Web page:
In a recent blog I wrote about buying Hollow Earth Expedition (HEX) and Leagues Of Adventure both of which use the Ubiquity game system. At the time I was preparing to run my first session of HEX eleven days after getting the core rules.
To recap 2014 is my first year GMing (or be honest playing) since the late 80s when I did far more playing than GMing. I’m pretty comfortable with Pathfinder which I’ve been running since March however I pretty much only run the core rules. Picking up a completely new game system in a genre that I’ve never played let alone run was another leap of faith moments for me and quite scary.
For my first session I ran the introductory adventure from the core rulebook for six players. Most of the players are more experienced than me and they were very supportive. The game went really well and everyone had a good time. The players, as players always do, made a couple of choices that I in no way foresaw (never trust a module that says “obviously the players will…” because they won’t) but the game still flowed well. There wasn’t as much combat or action as there should have been but when it did happen it was incredibly fast and slick.
What really struck me after the first game when I came to write up the adventure log was how much ground we’d covered in a few hours of play. I ended up splitting the adventure log into three separate installments simply because we covered so much ground.
The session convinced me even more that this was a game that I really wanted to play more of and I purchased the other three source books currently available. Mysteries Of The Hollow Earth is a great source book dealing with anything and everything that you may find in Hollow Earth itself while Secrets Of The Surface World is full of great ideas for playing (as the name would suggest) on the surface world. Both books really expand the possibilities of the game both in terms of rules and of source material and kicked off several ideas for future games. Perils Of The Surface World is a smaller book and features four adventures each with their own feel and supporting rules for them. I won’t attempt to give reviews of the books, there are several really great reviews already online of these products, however I would definitely recommend picking them up if you have a copy of the game. There are plenty of bits in them that I’ll never use but far more in them that has already proved very useful and the pick and mix nature of the material really helps you to colour the rules to the type of game you’re most interested in playing.
As the first went so well, not to mention that the players suggested it to me, I decided to run a follow on adventure for the same characters a week later. One of the original crew couldn’t make it but I had another two players who wanted in and so I ended up running the second game for seven players. With Pathfinder or D&D I would never consider running a session for that many players, it would definitely just bog down, so I was a little worried that I’d bitten off more than I could chew but decided to just give it a try.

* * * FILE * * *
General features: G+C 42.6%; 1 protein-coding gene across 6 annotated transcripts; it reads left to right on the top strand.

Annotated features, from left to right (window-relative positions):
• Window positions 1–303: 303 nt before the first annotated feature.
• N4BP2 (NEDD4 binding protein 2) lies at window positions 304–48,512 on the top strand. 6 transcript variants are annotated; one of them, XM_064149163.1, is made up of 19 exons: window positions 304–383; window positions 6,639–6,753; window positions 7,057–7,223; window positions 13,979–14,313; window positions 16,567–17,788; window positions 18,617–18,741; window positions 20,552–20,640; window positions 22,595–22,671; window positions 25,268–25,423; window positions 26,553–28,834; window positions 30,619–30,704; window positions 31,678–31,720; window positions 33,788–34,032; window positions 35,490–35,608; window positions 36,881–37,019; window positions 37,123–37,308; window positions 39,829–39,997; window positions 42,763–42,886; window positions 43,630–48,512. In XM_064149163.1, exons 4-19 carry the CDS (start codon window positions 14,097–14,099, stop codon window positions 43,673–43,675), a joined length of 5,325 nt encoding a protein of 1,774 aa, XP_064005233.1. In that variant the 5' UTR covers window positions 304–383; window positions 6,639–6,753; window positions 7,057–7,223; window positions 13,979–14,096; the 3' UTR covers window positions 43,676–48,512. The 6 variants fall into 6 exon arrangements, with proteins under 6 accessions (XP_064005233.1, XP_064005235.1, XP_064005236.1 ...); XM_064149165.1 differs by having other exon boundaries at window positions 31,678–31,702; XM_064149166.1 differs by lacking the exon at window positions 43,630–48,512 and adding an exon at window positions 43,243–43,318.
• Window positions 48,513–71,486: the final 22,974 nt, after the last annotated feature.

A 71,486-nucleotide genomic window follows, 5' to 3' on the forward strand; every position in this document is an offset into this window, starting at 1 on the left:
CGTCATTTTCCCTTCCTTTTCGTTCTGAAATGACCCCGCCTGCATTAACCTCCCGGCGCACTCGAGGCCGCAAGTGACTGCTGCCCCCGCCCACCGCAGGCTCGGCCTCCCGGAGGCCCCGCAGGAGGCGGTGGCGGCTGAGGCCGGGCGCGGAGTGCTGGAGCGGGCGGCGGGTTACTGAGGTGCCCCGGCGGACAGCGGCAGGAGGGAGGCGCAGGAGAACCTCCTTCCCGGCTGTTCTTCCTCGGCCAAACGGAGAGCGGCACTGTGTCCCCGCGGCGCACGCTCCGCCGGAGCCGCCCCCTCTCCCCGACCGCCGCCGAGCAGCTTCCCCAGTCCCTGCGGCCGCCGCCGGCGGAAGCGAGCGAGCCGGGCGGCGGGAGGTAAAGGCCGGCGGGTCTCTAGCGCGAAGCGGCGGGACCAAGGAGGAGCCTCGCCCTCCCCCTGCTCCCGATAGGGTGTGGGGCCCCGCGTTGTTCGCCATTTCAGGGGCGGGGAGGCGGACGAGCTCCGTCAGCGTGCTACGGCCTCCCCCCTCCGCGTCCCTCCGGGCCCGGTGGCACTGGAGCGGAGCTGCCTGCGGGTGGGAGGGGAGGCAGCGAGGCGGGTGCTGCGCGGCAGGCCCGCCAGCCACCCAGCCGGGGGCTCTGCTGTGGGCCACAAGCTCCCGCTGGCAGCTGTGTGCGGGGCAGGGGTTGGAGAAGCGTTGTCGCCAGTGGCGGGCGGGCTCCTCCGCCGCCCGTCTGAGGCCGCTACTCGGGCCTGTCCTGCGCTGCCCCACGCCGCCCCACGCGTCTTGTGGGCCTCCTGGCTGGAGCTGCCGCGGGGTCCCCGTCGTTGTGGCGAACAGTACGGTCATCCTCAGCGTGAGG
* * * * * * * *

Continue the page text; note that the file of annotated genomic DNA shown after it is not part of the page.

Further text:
For the second game I found an adventure called River Of Death, of the various prewritten games I found what really attracted me was that it started with characters already in Hollow Earth where many others are largely initial discovery scenarios. All that remained was me to find a way to get my characters out of their airship and onto a raft on an unknown river. Pterosaurs attacking the airship and forcing it down followed by ape-men chasing the characters to the river seemed like an obvious and easy in and I expected it to take about 45 mins of game time to do this and then I could run the adventure as written. As I said earlier players never do what you expect.
I struggle with improvisation and am frankly quite scared of suddenly finding myself completely out of my depth. It’s something I know will only get better if I do it so I thought I’d keep the prep for the opening 45 mins very light and then relax when I got on to the river. What actually occured was a 3-4 hour game that only ended when the characters set off on the raft. The action started with the attacking pterosaurs bout 20 mins in and it carried on non-stop for well over three hours. If you’re interested then check out the adventure log but the highlights were an incinerated T-rex, hordes or ape-men chasing characters across clearings and a low level sky diving episode with a prototype parachute. Even with a group of seven players and my lack of experience the game didn’t bog down and we had a brilliant time. I felt able to improvise and play fast and loose because of rather than inspite of the rules and can’t wait to play another session (probably in early November when my normal Pathfinder game has had a chance to re-establish itself).
So I said before playing the first session I was really looking forward to the game and I think the actual experience was even better than I was expecting. My brother, who played in the second session, went out the next day and bought the core rules and the rest of the players seem eager to continue the story from where we left off. Ubiquity is a system that really encourages role playing by rewarding good story and acting as a character rather than a player rather than rewarding good tactical play. Leagues Of Adventure looks brilliant but I find that for my tastes Hollow Earth Expedition is just about perfect (who doesn’t want to feed Nazi’s to dinosaurs). I genuinely can’t recommend it enough. If you can find a copy go and buy it, you really won’t regret it.